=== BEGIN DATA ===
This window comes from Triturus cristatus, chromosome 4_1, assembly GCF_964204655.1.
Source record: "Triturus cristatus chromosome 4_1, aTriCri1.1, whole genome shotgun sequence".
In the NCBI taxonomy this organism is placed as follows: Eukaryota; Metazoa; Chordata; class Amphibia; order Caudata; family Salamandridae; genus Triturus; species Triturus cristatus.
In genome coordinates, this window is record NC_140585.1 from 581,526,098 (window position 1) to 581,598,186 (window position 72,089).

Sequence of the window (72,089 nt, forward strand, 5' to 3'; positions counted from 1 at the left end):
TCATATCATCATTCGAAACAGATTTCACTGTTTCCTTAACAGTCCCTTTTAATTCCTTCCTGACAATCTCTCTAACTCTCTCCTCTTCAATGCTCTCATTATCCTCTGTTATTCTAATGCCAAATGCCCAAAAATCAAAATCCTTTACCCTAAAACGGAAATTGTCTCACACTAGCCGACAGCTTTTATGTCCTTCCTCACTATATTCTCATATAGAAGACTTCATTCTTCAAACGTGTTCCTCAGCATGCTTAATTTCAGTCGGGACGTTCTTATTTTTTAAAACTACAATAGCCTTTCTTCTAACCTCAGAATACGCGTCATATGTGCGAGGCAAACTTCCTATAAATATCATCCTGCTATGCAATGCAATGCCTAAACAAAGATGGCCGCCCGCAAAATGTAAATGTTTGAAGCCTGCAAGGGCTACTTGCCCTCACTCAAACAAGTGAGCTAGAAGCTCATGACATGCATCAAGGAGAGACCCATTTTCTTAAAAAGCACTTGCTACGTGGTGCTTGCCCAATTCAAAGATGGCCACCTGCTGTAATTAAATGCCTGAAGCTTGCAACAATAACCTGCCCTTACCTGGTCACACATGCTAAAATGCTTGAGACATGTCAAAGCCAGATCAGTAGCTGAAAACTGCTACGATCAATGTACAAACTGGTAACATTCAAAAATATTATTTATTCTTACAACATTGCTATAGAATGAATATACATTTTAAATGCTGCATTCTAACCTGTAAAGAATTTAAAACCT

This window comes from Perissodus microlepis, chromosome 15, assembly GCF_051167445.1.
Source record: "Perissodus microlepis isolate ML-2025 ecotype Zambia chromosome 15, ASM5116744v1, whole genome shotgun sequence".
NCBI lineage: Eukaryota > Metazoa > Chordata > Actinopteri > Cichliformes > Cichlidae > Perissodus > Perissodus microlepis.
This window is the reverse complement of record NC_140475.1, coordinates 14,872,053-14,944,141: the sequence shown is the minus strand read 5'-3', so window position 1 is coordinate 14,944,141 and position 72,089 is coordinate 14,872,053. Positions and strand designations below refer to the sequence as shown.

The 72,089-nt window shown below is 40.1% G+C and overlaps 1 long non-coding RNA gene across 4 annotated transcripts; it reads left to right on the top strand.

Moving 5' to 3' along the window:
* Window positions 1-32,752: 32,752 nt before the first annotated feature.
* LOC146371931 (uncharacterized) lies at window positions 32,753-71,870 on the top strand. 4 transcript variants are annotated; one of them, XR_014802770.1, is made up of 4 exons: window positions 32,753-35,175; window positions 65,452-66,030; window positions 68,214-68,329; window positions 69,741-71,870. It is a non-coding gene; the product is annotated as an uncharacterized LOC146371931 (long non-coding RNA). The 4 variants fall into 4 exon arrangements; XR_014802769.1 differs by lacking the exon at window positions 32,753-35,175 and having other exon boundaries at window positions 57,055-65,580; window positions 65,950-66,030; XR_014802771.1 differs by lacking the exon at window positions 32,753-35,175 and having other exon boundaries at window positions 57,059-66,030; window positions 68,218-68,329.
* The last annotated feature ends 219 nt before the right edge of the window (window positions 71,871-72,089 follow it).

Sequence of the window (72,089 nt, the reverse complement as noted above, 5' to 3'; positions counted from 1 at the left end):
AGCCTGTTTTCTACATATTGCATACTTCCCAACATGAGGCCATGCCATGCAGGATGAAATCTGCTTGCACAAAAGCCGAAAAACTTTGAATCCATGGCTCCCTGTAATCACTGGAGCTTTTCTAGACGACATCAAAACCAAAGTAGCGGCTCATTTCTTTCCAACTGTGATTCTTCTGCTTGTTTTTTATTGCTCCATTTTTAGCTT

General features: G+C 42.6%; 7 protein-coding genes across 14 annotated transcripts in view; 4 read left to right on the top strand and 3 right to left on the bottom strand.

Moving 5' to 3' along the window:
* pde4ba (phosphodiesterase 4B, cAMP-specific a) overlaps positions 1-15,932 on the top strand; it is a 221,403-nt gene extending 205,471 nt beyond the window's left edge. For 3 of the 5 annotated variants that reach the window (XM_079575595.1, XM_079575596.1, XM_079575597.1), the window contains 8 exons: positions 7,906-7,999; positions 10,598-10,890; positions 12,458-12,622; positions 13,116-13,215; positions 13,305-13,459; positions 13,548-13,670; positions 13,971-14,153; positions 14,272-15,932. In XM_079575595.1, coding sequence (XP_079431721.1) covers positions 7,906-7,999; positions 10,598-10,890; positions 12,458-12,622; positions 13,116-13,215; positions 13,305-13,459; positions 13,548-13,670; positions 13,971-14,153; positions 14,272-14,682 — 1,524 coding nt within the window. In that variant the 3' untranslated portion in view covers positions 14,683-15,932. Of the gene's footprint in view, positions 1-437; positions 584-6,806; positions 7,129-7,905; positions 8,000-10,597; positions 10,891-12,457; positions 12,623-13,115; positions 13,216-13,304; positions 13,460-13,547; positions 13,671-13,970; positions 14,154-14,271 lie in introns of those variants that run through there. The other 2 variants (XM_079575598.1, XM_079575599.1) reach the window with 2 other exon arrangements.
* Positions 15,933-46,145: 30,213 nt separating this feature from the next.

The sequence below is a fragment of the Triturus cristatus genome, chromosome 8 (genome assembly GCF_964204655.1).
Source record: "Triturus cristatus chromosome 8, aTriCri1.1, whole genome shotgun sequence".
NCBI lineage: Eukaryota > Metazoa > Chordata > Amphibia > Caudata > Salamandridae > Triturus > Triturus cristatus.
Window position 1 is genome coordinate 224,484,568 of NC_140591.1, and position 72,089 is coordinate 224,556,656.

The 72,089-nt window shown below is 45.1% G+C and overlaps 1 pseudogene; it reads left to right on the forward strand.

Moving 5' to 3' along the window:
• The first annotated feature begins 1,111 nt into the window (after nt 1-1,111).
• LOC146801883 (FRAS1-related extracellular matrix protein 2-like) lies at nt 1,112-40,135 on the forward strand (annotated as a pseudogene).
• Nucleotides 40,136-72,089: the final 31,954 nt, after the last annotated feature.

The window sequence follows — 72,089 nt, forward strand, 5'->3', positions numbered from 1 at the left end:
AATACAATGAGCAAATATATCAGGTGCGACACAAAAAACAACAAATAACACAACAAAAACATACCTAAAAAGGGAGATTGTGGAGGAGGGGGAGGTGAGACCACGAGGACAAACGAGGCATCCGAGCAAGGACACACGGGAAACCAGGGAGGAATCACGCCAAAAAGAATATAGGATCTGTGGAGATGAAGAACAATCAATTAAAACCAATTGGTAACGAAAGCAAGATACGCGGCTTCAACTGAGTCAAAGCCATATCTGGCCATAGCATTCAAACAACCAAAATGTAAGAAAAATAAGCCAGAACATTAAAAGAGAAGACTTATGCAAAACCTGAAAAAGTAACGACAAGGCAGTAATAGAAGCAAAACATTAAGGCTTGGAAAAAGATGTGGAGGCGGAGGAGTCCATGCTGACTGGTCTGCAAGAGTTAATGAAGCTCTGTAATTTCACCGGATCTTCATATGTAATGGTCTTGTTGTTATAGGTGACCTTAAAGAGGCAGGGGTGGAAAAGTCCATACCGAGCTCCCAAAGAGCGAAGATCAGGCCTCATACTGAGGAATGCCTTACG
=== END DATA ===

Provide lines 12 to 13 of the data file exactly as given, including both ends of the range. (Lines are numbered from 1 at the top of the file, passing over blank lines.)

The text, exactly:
Moving 5' to 3' along the window:
* Window positions 1-32,752: 32,752 nt before the first annotated feature.